Oracle FAQ Your Portal to the Oracle Knowledge Grid

Home -> Community -> Mailing Lists -> Oracle-L -> RE: Direct I/O, better performance?

RE: Direct I/O, better performance?

From: Bobak, Mark <>
Date: Tue, 19 Oct 2004 15:45:33 -0400
Message-ID: <>


Why would you expect the statistics gathering process to improve performance? Did you identify some inefficiency in the process which you determined would be addressed by switching to direct I/O?

In general, I think it's safe to say that direct I/O is better than buffered. However, I would not expect an instant=20 performance increase with something like stats gathering. The idea with direct I/O is that the O/S does not attempt to buffer the datafiles in memory. This frees that memory and allows it to be allocated to the Oracle kernel (SGA), where it may (perhaps) be used to allocate a KEEP and/or RECYCLE buffer pool, allowing Oracle to manage the buffering of datafiles directly, rather than allowing the O/S to attempt to do so. The idea is that the Oracle kernel knows more about how data in the datafiles is used than the O/S, and therefore should be better at managing memory dedicated to buffering datafile contents.

As to the slowness with statistics collection, well, I think you have to start at the beginning. Treat it like any other poorly performing business process. Set a SQL trace at level 8, and rn the stats. Analyze where time is being spent.

Finally, one more point regarding direct I/O. While it's safe to say that direct I/O is better than buffered I/O, there is at least one case where that's not true. (Thanks to Jonathan for this example.) =20 It's possible, if you have a process that does a full table scan on a moderately large table. (Say, on the order of 1GB or 2 GB.) Consider that the server you're on has lots and lots of memory, resulting in the aforementioned table being cached in the filesystem buffer cache. The result is that all those 'db file scattered read' events are really, really fast, cause they are all (almost all?) being satisfied from buffer cache. Remember, buffers are being aged out of the Oracle buffer cache quickly, cause it's a sufficiently large table, and the operation is a full table scan. So, now you move to direct I/O. Well, the Oracle buffer cache is behaving the same way, aggressively aging the full scanned blocks out of the cache. But now, there is no filesystem buffer cache. So, all those 'db file scattered read' events are resulting in a real physical I/O. So, the performance of the job suffers. Conclusion? Direct I/O sucks! Of course, a better solution would be to grow the buffer cache by the amount of memory saved by not having the filesystem buffer cache, and perhaps use that memory to allocate or grow the KEEP buffer pool, and put that table there. Now, Oracle can satisfy the full scan without attempting a physical read. =20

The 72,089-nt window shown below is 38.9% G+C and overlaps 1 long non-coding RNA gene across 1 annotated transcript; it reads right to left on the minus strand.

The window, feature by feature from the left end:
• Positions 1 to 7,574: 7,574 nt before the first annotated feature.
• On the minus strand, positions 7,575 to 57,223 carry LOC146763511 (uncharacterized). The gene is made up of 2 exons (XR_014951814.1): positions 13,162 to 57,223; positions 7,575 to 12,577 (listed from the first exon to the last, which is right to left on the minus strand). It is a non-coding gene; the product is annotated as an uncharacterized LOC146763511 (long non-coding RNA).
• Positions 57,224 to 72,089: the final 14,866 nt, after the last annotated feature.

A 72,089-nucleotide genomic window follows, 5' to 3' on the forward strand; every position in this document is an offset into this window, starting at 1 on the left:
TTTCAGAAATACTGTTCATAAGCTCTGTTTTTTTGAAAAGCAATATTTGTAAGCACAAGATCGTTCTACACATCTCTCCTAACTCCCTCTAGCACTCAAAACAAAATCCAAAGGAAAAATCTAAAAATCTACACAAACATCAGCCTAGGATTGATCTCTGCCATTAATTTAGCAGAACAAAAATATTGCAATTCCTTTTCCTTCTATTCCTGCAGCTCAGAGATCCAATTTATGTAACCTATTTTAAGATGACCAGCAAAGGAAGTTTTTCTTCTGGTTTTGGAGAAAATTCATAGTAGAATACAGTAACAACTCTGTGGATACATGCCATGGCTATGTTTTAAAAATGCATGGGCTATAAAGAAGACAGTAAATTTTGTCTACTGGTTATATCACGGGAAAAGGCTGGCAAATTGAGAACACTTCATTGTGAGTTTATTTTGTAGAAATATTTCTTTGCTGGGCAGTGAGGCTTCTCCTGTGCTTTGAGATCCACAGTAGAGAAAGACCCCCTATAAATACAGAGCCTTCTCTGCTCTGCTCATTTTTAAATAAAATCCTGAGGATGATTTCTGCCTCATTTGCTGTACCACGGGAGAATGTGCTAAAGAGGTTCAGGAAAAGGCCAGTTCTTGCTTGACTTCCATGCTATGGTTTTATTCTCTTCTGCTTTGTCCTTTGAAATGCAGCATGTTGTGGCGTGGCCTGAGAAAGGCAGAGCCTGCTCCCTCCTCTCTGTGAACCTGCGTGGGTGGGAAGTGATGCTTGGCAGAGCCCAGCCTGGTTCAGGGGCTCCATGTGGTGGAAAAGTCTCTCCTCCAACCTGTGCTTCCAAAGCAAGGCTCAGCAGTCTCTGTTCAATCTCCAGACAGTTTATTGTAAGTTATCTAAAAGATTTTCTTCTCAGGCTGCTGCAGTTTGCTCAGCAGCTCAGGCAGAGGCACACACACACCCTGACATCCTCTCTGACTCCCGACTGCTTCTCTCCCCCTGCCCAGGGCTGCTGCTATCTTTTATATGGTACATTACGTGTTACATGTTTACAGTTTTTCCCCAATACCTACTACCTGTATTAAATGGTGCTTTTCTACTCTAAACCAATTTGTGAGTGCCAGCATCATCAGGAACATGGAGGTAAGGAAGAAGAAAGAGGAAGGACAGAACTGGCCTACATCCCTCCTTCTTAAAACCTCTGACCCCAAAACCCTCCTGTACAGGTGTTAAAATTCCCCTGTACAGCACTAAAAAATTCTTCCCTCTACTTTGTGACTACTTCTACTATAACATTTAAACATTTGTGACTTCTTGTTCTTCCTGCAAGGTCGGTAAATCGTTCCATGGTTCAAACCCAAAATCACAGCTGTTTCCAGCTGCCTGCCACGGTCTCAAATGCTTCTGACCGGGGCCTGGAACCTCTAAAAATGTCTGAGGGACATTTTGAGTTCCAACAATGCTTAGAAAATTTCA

Come to think of it, the stats process is probably doing FTS behind the scenes. The situation outlined above could be what's happening to you. (Could be....not enough info to draw any conclusions.)

Hope that helps,


-----Original Message-----
[]On Behalf Of Roger Xu Sent: Tuesday, October 19, 2004 3:16 PM
To: Oracle-L_at_Freelists. Org (E-mail)
Subject: Direct I/O, better performance?


We are running Solaris 9 with UFS on Oracle We switched to direct I/O and did not see a better performance as far as updating statistics concerned. Why?

It used to take us 22 hours to update statistics for all tables, but now 31 hours.

Roger Xu=20
Database Administrator=20
Dr Pepper Bottling Company of Texas=20


This e-mail is intended solely for the person or entity to which it is = addressed and may contain confidential and/or privileged information. = Any review, dissemination, copying, printing or other use of this e-mail = by persons or entities other than the addressee is prohibited. If you = have received this e-mail in error, please contact the sender = immediately and delete the material.=20

This email has been scanned for all viruses by the MessageLabs Email = Security System. Any questions please call 972-721-8257 or email your = request to
Received on Tue Oct 19 2004 - 14:41:38 CDT

Original text of this message